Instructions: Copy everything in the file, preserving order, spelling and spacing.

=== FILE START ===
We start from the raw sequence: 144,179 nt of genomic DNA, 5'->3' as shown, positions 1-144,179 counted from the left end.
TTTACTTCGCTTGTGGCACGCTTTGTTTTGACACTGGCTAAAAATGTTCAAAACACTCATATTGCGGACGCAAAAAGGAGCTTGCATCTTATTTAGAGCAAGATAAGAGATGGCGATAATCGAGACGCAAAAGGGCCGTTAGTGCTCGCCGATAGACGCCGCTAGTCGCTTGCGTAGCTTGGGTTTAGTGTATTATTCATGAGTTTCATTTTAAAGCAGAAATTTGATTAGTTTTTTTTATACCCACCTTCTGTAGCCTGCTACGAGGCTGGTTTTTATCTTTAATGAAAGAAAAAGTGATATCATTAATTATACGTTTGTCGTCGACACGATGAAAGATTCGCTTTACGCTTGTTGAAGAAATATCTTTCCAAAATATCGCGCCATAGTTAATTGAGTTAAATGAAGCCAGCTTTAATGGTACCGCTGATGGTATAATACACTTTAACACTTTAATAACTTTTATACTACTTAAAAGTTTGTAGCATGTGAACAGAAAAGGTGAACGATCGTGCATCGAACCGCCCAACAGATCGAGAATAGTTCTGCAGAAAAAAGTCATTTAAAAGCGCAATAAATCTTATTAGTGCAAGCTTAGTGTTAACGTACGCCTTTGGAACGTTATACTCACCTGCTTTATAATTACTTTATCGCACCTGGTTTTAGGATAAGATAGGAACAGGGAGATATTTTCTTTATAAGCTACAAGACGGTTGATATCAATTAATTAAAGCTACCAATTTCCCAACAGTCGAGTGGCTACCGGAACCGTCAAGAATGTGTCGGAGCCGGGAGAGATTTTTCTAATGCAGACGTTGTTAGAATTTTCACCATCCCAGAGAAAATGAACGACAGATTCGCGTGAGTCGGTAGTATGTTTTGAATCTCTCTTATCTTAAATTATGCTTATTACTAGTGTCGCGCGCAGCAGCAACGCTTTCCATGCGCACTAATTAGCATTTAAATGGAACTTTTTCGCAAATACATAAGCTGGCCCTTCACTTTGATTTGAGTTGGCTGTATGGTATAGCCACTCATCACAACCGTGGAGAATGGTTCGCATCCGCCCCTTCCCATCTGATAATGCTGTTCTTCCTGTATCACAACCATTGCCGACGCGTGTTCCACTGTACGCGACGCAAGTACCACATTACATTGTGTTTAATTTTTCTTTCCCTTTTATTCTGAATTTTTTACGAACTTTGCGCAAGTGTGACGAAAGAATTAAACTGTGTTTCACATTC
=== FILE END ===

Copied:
We start from the raw sequence: 144,179 nt of genomic DNA, 5'->3' as shown, positions 1-144,179 counted from the left end.
TTTACTTCGCTTGTGGCACGCTTTGTTTTGACACTGGCTAAAAATGTTCAAAACACTCATATTGCGGACGCAAAAAGGAGCTTGCATCTTATTTAGAGCAAGATAAGAGATGGCGATAATCGAGACGCAAAAGGGCCGTTAGTGCTCGCCGATAGACGCCGCTAGTCGCTTGCGTAGCTTGGGTTTAGTGTATTATTCATGAGTTTCATTTTAAAGCAGAAATTTGATTAGTTTTTTTTATACCCACCTTCTGTAGCCTGCTACGAGGCTGGTTTTTATCTTTAATGAAAGAAAAAGTGATATCATTAATTATACGTTTGTCGTCGACACGATGAAAGATTCGCTTTACGCTTGTTGAAGAAATATCTTTCCAAAATATCGCGCCATAGTTAATTGAGTTAAATGAAGCCAGCTTTAATGGTACCGCTGATGGTATAATACACTTTAACACTTTAATAACTTTTATACTACTTAAAAGTTTGTAGCATGTGAACAGAAAAGGTGAACGATCGTGCATCGAACCGCCCAACAGATCGAGAATAGTTCTGCAGAAAAAAGTCATTTAAAAGCGCAATAAATCTTATTAGTGCAAGCTTAGTGTTAACGTACGCCTTTGGAACGTTATACTCACCTGCTTTATAATTACTTTATCGCACCTGGTTTTAGGATAAGATAGGAACAGGGAGATATTTTCTTTATAAGCTACAAGACGGTTGATATCAATTAATTAAAGCTACCAATTTCCCAACAGTCGAGTGGCTACCGGAACCGTCAAGAATGTGTCGGAGCCGGGAGAGATTTTTCTAATGCAGACGTTGTTAGAATTTTCACCATCCCAGAGAAAATGAACGACAGATTCGCGTGAGTCGGTAGTATGTTTTGAATCTCTCTTATCTTAAATTATGCTTATTACTAGTGTCGCGCGCAGCAGCAACGCTTTCCATGCGCACTAATTAGCATTTAAATGGAACTTTTTCGCAAATACATAAGCTGGCCCTTCACTTTGATTTGAGTTGGCTGTATGGTATAGCCACTCATCACAACCGTGGAGAATGGTTCGCATCCGCCCCTTCCCATCTGATAATGCTGTTCTTCCTGTATCACAACCATTGCCGACGCGTGTTCCACTGTACGCGACGCAAGTACCACATTACATTGTGTTTAATTTTTCTTTCCCTTTTATTCTGAATTTTTTACGAACTTTGCGCAAGTGTGACGAAAGAATTAAACTGTGTTTCACATTC